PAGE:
06/16/17 — City parks and rec offer fishing trips for children

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City parks and rec offer fishing trips for children

By Joey Pitchford
Published in News on June 16, 2017 7:37 AM

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Kavien Scarborough, 8, tosses a fish back into a pond off Providence Church Road Wednesday during fishing camp. The camp is the first of several sports camps sponsored by Goldsboro Parks and Recreation.

Getting 21 children to patiently wait on anything is ambitious at best, but the Goldsboro Parks and Recreation fishing camp is showing it can be done.

The camp is the first of several sports camps Goldsboro Parks and Recreation has planned for the summer, and is running through this week.

Camp counselors and campers gathered around a pond owned by E-Z Bait and Tackle owner Gary Bevell, casting their lines into the water.

Tyler Ham, center leader at Herman Park Center, said that the center will offer camps on all kinds of sports throughout the summer. Fishing, however, is a special case.

"Well, to start with, we as the counselors love it," he said, reeling in an empty line. "Fishing also takes a lot of patience. As you can see, you can't just cast out every time and catch something, and that's a good skill to pass down."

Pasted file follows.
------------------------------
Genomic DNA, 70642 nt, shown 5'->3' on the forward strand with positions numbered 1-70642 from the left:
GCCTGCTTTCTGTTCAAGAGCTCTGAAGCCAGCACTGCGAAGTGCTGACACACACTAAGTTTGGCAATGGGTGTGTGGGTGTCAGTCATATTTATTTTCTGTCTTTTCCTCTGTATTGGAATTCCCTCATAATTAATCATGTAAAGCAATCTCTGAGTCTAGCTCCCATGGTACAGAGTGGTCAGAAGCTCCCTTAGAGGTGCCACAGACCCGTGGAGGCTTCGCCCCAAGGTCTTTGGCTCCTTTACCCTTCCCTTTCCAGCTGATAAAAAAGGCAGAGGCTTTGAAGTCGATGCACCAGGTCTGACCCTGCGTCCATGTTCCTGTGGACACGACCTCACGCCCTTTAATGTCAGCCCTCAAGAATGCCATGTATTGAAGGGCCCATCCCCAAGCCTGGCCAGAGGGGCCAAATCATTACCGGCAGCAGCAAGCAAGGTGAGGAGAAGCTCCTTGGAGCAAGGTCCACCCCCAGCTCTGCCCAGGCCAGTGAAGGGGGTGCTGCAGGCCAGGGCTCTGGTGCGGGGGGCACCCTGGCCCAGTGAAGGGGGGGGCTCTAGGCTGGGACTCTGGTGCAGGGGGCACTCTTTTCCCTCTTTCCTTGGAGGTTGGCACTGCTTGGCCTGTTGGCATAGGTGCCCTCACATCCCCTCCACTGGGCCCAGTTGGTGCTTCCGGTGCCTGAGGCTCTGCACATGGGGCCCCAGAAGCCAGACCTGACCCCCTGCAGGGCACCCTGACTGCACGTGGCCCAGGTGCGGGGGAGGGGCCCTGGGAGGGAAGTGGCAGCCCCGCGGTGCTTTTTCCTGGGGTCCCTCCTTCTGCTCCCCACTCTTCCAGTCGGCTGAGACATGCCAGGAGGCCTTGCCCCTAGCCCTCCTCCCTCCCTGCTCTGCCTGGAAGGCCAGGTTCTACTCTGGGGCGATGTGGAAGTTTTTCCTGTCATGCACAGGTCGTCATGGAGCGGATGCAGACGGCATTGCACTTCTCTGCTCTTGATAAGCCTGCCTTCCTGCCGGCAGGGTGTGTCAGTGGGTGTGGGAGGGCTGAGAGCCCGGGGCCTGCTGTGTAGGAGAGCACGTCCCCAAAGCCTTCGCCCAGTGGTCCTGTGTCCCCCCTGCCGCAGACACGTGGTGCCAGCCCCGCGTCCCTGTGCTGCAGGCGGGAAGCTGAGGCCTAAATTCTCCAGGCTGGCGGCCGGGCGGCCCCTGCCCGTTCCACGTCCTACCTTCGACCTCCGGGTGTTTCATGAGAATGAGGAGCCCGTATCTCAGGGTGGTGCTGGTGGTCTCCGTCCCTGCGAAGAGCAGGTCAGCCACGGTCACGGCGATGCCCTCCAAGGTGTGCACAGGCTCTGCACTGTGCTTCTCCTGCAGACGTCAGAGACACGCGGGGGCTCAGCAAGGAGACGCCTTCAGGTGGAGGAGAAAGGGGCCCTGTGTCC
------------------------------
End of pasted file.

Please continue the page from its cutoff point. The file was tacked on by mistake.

Requiring such patience might not make fishing the conventional choice for a group of children. However, Ham said, offering something a bit less conventional is part of an overall plan to cater to diverse recreational preferences.

"Everybody's recreation is different. For some people it's reading a book, or playing video games or other things," he said. "We want to make sure we hit everyone's interests."

One camper who was certainly interested was 10-year-old Kai Heinrichs. He said he has been going to the fishing camp for several years now, and brought his own bait and tackle box with him to the pond. Casting his line into the water, Kai talked about what makes the fishing camp such a good fit for him.

"You get to go to a bunch of different lakes and ponds, and you get to meet different people," he said.

Kai quickly caught three fish, which he kept together with a length of rope submerged under the water.

Crossing the pond's wooden bridge to the other side, several other campers and counselors spread out. Trey Louis, 9, stood patiently at the water's edge, waiting for his first catch.

Sitting off to the side of his counselor, Trey eyed the water with a practiced eye which belied his relative inexperience. When the moment finally came and the first fish was on the hook, Trey made sure he didn't miss his chance.

Everyone could hear him shout "I got one!" as he reeled in his prize.